Remembering the Civil Rights Act of 1964

Wednesday marked the 50th anniversary of President Lyndon B. Johnson's signing into law of the Civil Rights Act of 1964, one of the most significant civil rights achievements in U.S. history. The new law made it illegal to discriminate on the basis of race, color, religion, sex, or national origin. It ended school, work and public facility discrimination, and barred unequal application of voter registration requirements. In observing the law's 50th anniversary, President Barack Obama said "few pieces of legislation have defined our national identity as distinctly, or as powerfully." WKRN has more from the Associated Press. Learn about lawyers’ roles in the Civil Rights Movement in Tennessee from this 2010 issue of the Tennessee Bar Journal.

Juvenile Court Judges, Magistrates Face Lawsuit

A complaint filed in Shelby County Chancery Court on Tuesday alleges longstanding violations of due process in the juvenile court system of Shelby County. The complaint argues that people with business before the court have the right to have their cases heard before the elected judge, and claims the judge has declined to hear cases, passing that responsibility on to appointed magistrates. The juvenile court responded, saying it handles approximately 50,000 cases each year and that state laws do authorize Juvenile Court Judge Curtis Person to appoint magistrates who have the power of trial judges. News Channel 5 has more.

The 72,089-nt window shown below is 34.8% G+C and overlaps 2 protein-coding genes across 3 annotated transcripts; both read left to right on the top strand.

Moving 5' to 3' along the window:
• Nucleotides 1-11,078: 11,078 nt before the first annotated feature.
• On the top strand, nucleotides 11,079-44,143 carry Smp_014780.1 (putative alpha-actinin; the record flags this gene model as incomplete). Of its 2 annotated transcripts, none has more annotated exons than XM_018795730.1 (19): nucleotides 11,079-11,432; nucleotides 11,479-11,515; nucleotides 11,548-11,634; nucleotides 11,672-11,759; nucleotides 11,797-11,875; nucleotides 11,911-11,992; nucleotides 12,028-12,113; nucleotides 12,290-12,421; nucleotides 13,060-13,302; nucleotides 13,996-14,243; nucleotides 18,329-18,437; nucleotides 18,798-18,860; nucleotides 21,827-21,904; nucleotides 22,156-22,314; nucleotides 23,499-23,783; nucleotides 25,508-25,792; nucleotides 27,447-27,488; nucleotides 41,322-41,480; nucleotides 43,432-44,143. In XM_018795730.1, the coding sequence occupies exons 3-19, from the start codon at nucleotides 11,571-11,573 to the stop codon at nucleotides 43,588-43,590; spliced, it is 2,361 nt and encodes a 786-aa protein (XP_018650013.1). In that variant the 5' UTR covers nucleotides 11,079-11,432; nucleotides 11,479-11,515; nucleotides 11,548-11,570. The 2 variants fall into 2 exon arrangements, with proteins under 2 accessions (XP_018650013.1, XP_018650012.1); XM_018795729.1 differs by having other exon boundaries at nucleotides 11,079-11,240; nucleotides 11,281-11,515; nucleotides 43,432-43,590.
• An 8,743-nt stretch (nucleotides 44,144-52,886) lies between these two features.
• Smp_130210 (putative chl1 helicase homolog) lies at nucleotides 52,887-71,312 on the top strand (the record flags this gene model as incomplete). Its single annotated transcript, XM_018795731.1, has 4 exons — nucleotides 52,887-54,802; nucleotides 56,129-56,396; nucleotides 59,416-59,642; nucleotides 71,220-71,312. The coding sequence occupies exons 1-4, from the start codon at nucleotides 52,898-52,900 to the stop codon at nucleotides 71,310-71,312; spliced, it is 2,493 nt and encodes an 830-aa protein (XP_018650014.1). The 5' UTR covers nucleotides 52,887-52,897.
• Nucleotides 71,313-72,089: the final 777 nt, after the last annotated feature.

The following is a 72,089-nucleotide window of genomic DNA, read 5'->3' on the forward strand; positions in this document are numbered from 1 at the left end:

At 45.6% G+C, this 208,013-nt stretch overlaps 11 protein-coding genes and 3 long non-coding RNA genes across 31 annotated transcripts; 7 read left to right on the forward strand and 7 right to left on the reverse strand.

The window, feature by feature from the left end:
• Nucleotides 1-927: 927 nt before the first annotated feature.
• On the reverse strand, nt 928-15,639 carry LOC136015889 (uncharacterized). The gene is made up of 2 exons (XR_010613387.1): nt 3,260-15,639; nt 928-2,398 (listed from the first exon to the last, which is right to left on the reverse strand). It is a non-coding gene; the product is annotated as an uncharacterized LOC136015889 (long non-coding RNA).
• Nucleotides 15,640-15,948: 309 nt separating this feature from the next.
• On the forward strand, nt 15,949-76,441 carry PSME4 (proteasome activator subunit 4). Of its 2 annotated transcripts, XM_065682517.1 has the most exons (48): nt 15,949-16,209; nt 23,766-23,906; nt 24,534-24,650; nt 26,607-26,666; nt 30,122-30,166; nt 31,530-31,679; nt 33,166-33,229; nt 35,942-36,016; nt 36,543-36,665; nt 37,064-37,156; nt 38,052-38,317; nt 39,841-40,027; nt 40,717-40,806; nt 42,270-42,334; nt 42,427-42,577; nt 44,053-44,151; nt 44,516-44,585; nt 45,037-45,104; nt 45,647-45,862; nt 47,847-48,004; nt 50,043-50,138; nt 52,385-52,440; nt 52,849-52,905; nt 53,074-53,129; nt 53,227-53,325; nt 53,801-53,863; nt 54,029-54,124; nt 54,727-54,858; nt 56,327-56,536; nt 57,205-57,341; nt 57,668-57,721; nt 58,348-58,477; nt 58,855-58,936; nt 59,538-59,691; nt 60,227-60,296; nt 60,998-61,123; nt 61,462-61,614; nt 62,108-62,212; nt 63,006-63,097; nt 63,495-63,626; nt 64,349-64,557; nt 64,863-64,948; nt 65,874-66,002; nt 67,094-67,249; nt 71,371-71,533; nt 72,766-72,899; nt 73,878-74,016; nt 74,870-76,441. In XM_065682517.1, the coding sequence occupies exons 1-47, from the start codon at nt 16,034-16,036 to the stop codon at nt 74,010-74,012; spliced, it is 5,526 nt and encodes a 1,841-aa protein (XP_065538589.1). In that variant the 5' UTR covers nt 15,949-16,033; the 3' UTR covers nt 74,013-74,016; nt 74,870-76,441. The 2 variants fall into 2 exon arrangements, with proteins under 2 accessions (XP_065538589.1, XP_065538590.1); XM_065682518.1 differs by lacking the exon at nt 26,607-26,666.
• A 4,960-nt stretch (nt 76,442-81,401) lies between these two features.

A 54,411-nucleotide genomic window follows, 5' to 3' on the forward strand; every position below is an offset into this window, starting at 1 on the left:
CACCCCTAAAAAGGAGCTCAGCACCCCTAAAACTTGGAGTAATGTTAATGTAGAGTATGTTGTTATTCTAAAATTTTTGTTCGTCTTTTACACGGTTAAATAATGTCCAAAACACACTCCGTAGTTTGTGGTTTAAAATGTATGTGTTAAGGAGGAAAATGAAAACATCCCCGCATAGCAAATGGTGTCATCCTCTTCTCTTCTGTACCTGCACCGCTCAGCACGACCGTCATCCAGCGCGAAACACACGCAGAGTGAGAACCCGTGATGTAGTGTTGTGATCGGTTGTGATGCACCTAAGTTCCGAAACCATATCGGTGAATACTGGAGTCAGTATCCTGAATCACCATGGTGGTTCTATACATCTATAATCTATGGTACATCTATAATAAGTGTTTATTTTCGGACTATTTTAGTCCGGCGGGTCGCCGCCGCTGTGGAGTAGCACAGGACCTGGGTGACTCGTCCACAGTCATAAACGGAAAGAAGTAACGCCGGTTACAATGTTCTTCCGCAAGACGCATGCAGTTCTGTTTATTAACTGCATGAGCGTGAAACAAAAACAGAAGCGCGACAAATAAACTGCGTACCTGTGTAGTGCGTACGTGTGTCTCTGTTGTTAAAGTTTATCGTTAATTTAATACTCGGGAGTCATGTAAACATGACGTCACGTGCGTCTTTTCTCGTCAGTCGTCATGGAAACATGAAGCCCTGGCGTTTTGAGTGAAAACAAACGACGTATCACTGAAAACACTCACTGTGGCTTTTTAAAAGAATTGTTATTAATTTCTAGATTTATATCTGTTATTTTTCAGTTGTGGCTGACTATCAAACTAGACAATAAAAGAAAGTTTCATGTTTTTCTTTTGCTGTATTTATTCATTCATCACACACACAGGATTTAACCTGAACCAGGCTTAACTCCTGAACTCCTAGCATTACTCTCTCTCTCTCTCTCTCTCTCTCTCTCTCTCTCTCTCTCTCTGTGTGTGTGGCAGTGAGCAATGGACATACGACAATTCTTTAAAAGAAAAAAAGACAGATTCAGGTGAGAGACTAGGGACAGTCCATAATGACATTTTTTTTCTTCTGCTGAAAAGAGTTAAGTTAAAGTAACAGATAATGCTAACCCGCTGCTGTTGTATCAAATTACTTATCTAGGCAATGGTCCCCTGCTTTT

Clarksville Attorney Earns Unity Award

Merriel Bullock-Neal has been named recipient of the 5th Annual Unity Day Award for Community Service, the Leaf Chronicle reports. The Clarksville-Montgomery County Unity Day Awards unite the community and celebrate the accomplishments of those in leadership who serve and help make a difference. Bullock-Neal is a practicing attorney, licensed school psychologist and special educator, as well as a Supreme Court Rule 31 mediator. She has donated countless hours in defense of special needs children and low-income youth.

Appeals Court OKs Memphis Annexation

The Tennessee Appeals Court ruled yesterday that the city of Memphis can move ahead with plans to annex Southwind because a recently enacted moratorium on annexation by the state legislature does not apply to the earlier annexation decision. In the ruling, the court specifically overturned a December 2013 ruling by Chancellor Walter Evans granting an injunction preventing the city from annexing the area until the moratorium expired. The Memphis Daily news has the story.

DCS Grant Expands Children's Center

The Claiborne Children’s Center (CCC) has received a Community Partnership Program grant from the Department of Children’s Services (DCS) to its expand programming and allow DCS to regain its presence in Claiborne County, the Claiborne Progress reports. The old Juvenile Detention Center has been used to house the offices of the CCC but the limited space did not provide adequate room for the Center to expand its programs and projects inside the county. The new center is expected to open in July.

Chattanooga Bar Endorses Amendment 2